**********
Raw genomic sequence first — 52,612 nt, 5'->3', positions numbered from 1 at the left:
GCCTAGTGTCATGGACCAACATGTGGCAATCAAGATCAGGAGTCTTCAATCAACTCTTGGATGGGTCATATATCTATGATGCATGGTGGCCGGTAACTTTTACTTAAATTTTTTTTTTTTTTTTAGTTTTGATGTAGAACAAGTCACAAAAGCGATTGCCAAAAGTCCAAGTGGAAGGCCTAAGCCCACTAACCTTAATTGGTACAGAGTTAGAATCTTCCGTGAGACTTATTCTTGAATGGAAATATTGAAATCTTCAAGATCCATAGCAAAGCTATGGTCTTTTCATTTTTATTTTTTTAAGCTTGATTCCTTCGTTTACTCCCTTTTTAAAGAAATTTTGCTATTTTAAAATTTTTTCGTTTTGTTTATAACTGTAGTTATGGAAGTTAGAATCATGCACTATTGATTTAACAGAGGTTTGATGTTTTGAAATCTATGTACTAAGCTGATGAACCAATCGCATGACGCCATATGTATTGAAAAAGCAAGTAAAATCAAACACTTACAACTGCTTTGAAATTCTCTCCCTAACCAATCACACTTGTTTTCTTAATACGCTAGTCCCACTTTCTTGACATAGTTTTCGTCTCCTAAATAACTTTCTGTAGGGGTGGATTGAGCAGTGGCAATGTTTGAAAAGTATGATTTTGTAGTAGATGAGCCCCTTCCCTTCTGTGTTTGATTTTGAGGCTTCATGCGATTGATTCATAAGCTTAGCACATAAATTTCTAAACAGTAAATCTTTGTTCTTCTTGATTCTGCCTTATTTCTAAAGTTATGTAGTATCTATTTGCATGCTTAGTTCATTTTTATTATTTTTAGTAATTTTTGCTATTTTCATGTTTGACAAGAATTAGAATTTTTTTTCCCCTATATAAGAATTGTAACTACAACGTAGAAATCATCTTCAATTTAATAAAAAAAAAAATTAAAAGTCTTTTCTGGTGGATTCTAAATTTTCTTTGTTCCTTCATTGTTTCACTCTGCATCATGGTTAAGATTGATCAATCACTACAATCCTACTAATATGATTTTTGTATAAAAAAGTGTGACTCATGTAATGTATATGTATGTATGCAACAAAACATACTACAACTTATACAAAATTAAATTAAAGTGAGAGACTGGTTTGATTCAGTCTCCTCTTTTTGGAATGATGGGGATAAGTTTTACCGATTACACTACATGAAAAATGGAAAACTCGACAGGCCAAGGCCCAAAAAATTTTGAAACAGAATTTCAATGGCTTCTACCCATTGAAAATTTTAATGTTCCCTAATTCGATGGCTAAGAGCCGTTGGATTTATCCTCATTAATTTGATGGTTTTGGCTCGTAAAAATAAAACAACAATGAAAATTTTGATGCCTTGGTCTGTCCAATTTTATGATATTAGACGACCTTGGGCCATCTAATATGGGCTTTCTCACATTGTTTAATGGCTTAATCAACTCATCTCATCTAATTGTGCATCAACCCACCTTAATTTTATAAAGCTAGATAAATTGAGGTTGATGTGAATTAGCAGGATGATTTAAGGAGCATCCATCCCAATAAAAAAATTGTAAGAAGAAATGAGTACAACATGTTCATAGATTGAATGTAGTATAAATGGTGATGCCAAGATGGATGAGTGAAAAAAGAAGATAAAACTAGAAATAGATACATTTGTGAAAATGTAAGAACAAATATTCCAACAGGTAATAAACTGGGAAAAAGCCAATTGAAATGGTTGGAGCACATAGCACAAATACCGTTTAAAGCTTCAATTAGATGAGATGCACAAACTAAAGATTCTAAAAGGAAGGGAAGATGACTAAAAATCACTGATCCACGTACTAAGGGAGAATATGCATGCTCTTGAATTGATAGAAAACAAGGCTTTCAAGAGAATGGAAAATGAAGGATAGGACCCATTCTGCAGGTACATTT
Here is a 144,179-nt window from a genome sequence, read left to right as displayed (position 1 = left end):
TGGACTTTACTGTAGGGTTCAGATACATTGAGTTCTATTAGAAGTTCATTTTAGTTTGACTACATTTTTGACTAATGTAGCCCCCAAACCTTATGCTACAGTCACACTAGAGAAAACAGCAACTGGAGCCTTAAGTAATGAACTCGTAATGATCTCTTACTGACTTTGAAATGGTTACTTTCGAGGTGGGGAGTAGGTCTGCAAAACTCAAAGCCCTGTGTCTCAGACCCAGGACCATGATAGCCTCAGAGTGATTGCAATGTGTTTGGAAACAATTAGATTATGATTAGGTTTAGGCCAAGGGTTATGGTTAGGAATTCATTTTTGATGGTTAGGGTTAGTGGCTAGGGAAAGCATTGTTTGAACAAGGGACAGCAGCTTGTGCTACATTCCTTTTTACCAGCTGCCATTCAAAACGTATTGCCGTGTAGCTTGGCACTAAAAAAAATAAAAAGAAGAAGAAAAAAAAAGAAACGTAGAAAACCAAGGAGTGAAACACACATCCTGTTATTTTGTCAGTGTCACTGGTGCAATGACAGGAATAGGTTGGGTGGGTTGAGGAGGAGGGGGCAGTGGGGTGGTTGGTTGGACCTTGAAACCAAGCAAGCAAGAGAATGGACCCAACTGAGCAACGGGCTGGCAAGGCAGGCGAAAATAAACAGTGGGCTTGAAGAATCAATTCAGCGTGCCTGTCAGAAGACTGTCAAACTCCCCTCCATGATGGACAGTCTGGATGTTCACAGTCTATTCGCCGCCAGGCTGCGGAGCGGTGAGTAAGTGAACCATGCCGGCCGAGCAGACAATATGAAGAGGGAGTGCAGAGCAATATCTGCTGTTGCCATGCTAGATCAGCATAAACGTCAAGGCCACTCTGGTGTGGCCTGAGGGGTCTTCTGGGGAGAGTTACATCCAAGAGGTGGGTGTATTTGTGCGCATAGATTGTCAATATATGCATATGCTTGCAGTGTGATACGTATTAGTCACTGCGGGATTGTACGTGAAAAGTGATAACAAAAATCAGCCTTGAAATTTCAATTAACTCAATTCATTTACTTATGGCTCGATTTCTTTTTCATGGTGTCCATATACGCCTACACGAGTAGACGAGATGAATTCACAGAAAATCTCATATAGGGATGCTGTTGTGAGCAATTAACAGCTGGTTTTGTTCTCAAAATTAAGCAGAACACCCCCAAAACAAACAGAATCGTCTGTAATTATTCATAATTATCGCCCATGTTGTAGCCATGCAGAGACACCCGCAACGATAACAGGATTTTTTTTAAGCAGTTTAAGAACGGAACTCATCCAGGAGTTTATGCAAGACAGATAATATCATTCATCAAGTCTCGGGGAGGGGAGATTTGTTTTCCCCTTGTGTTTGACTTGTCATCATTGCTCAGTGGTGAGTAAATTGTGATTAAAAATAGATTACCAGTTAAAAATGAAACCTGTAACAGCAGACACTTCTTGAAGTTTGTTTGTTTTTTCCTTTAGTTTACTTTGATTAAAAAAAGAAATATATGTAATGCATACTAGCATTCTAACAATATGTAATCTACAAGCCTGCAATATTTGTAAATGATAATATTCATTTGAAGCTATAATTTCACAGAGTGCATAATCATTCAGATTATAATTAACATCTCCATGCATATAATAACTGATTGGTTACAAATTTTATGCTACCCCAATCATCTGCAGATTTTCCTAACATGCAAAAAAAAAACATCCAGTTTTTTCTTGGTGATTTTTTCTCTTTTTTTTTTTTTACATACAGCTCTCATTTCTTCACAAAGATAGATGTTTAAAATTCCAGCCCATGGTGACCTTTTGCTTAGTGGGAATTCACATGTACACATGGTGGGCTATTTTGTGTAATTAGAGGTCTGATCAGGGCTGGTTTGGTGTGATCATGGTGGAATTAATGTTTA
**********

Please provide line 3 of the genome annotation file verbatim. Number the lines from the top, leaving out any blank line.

Here is a 144,179-nt window from a genome sequence, read left to right as displayed (position 1 = left end):